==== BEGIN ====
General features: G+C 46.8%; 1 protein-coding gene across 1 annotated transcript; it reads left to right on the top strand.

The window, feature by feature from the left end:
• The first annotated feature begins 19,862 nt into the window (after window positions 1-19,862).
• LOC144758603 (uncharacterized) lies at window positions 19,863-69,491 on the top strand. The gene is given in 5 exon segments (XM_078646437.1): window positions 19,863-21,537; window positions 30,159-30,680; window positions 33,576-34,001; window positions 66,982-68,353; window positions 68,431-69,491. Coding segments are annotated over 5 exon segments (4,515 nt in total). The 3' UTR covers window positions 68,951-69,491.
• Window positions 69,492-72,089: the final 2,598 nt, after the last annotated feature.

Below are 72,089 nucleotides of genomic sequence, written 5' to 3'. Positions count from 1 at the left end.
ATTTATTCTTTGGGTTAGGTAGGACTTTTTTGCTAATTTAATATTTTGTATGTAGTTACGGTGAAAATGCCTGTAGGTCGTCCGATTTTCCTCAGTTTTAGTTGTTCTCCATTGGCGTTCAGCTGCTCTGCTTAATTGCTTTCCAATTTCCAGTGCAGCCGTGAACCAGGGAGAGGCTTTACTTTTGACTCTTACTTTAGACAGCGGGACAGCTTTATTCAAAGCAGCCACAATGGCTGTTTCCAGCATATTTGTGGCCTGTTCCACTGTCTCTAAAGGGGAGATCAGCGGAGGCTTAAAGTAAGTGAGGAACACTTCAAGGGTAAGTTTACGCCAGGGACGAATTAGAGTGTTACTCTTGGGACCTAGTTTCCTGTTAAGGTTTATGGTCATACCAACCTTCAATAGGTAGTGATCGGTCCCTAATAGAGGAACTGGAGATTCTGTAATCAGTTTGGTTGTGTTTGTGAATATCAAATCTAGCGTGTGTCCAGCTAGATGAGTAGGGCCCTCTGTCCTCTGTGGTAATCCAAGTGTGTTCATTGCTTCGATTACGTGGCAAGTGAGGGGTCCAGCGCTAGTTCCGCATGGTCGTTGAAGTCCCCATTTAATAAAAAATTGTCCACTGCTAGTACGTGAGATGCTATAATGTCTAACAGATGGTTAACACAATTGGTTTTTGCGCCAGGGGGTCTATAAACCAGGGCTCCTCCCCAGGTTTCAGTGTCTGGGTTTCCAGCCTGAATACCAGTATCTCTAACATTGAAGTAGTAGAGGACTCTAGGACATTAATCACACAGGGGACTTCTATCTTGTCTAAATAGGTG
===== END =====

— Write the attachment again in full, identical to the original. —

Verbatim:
General features: G+C 46.8%; 1 protein-coding gene across 1 annotated transcript; it reads left to right on the top strand.

The window, feature by feature from the left end:
• The first annotated feature begins 19,862 nt into the window (after window positions 1-19,862).
• LOC144758603 (uncharacterized) lies at window positions 19,863-69,491 on the top strand. The gene is given in 5 exon segments (XM_078646437.1): window positions 19,863-21,537; window positions 30,159-30,680; window positions 33,576-34,001; window positions 66,982-68,353; window positions 68,431-69,491. Coding segments are annotated over 5 exon segments (4,515 nt in total). The 3' UTR covers window positions 68,951-69,491.
• Window positions 69,492-72,089: the final 2,598 nt, after the last annotated feature.

Below are 72,089 nucleotides of genomic sequence, written 5' to 3'. Positions count from 1 at the left end.
ATTTATTCTTTGGGTTAGGTAGGACTTTTTTGCTAATTTAATATTTTGTATGTAGTTACGGTGAAAATGCCTGTAGGTCGTCCGATTTTCCTCAGTTTTAGTTGTTCTCCATTGGCGTTCAGCTGCTCTGCTTAATTGCTTTCCAATTTCCAGTGCAGCCGTGAACCAGGGAGAGGCTTTACTTTTGACTCTTACTTTAGACAGCGGGACAGCTTTATTCAAAGCAGCCACAATGGCTGTTTCCAGCATATTTGTGGCCTGTTCCACTGTCTCTAAAGGGGAGATCAGCGGAGGCTTAAAGTAAGTGAGGAACACTTCAAGGGTAAGTTTACGCCAGGGACGAATTAGAGTGTTACTCTTGGGACCTAGTTTCCTGTTAAGGTTTATGGTCATACCAACCTTCAATAGGTAGTGATCGGTCCCTAATAGAGGAACTGGAGATTCTGTAATCAGTTTGGTTGTGTTTGTGAATATCAAATCTAGCGTGTGTCCAGCTAGATGAGTAGGGCCCTCTGTCCTCTGTGGTAATCCAAGTGTGTTCATTGCTTCGATTACGTGGCAAGTGAGGGGTCCAGCGCTAGTTCCGCATGGTCGTTGAAGTCCCCATTTAATAAAAAATTGTCCACTGCTAGTACGTGAGATGCTATAATGTCTAACAGATGGTTAACACAATTGGTTTTTGCGCCAGGGGGTCTATAAACCAGGGCTCCTCCCCAGGTTTCAGTGTCTGGGTTTCCAGCCTGAATACCAGTATCTCTAACATTGAAGTAGTAGAGGACTCTAGGACATTAATCACACAGGGGACTTCTATCTTGTCTAAATAGGTG